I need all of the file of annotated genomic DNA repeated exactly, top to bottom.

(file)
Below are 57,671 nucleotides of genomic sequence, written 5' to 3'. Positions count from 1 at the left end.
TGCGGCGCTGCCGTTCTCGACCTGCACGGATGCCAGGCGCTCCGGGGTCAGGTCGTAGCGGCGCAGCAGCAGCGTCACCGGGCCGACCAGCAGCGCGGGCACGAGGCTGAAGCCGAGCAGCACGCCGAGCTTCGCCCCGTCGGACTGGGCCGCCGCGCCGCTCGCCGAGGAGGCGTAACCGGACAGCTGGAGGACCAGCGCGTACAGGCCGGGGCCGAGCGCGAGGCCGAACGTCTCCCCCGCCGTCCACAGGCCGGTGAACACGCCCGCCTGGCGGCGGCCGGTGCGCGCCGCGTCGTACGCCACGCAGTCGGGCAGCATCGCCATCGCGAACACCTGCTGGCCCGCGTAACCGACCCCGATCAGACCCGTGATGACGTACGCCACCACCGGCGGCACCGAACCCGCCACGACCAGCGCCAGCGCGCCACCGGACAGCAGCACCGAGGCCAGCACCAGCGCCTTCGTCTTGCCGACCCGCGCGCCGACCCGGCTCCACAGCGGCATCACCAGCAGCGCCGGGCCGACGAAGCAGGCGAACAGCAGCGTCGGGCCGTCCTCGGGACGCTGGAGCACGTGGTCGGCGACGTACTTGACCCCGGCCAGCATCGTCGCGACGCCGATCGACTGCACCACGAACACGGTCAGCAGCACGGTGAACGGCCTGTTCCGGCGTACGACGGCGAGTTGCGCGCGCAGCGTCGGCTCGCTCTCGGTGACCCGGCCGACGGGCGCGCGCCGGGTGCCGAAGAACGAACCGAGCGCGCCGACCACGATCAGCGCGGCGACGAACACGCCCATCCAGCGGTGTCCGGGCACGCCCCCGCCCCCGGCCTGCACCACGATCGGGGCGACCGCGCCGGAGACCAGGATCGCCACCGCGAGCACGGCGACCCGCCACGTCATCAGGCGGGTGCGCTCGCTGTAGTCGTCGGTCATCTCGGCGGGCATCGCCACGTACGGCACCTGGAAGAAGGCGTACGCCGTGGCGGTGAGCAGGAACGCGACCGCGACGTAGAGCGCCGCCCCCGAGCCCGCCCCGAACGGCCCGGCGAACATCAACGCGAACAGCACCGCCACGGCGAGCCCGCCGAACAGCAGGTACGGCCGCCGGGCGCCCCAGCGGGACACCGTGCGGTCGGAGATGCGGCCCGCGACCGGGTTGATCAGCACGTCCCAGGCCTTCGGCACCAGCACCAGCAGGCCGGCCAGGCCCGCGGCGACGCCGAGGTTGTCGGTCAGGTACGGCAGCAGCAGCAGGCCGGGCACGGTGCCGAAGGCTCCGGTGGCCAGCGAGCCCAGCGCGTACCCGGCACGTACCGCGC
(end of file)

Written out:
Below are 57,671 nucleotides of genomic sequence, written 5' to 3'. Positions count from 1 at the left end.
TGCGGCGCTGCCGTTCTCGACCTGCACGGATGCCAGGCGCTCCGGGGTCAGGTCGTAGCGGCGCAGCAGCAGCGTCACCGGGCCGACCAGCAGCGCGGGCACGAGGCTGAAGCCGAGCAGCACGCCGAGCTTCGCCCCGTCGGACTGGGCCGCCGCGCCGCTCGCCGAGGAGGCGTAACCGGACAGCTGGAGGACCAGCGCGTACAGGCCGGGGCCGAGCGCGAGGCCGAACGTCTCCCCCGCCGTCCACAGGCCGGTGAACACGCCCGCCTGGCGGCGGCCGGTGCGCGCCGCGTCGTACGCCACGCAGTCGGGCAGCATCGCCATCGCGAACACCTGCTGGCCCGCGTAACCGACCCCGATCAGACCCGTGATGACGTACGCCACCACCGGCGGCACCGAACCCGCCACGACCAGCGCCAGCGCGCCACCGGACAGCAGCACCGAGGCCAGCACCAGCGCCTTCGTCTTGCCGACCCGCGCGCCGACCCGGCTCCACAGCGGCATCACCAGCAGCGCCGGGCCGACGAAGCAGGCGAACAGCAGCGTCGGGCCGTCCTCGGGACGCTGGAGCACGTGGTCGGCGACGTACTTGACCCCGGCCAGCATCGTCGCGACGCCGATCGACTGCACCACGAACACGGTCAGCAGCACGGTGAACGGCCTGTTCCGGCGTACGACGGCGAGTTGCGCGCGCAGCGTCGGCTCGCTCTCGGTGACCCGGCCGACGGGCGCGCGCCGGGTGCCGAAGAACGAACCGAGCGCGCCGACCACGATCAGCGCGGCGACGAACACGCCCATCCAGCGGTGTCCGGGCACGCCCCCGCCCCCGGCCTGCACCACGATCGGGGCGACCGCGCCGGAGACCAGGATCGCCACCGCGAGCACGGCGACCCGCCACGTCATCAGGCGGGTGCGCTCGCTGTAGTCGTCGGTCATCTCGGCGGGCATCGCCACGTACGGCACCTGGAAGAAGGCGTACGCCGTGGCGGTGAGCAGGAACGCGACCGCGACGTAGAGCGCCGCCCCCGAGCCCGCCCCGAACGGCCCGGCGAACATCAACGCGAACAGCACCGCCACGGCGAGCCCGCCGAACAGCAGGTACGGCCGCCGGGCGCCCCAGCGGGACACCGTGCGGTCGGAGATGCGGCCCGCGACCGGGTTGATCAGCACGTCCCAGGCCTTCGGCACCAGCACCAGCAGGCCGGCCAGGCCCGCGGCGACGCCGAGGTTGTCGGTCAGGTACGGCAGCAGCAGCAGGCCGGGCACGGTGCCGAAGGCTCCGGTGGCCAGCGAGCCCAGCGCGTACCCGGCACGTACCGCGC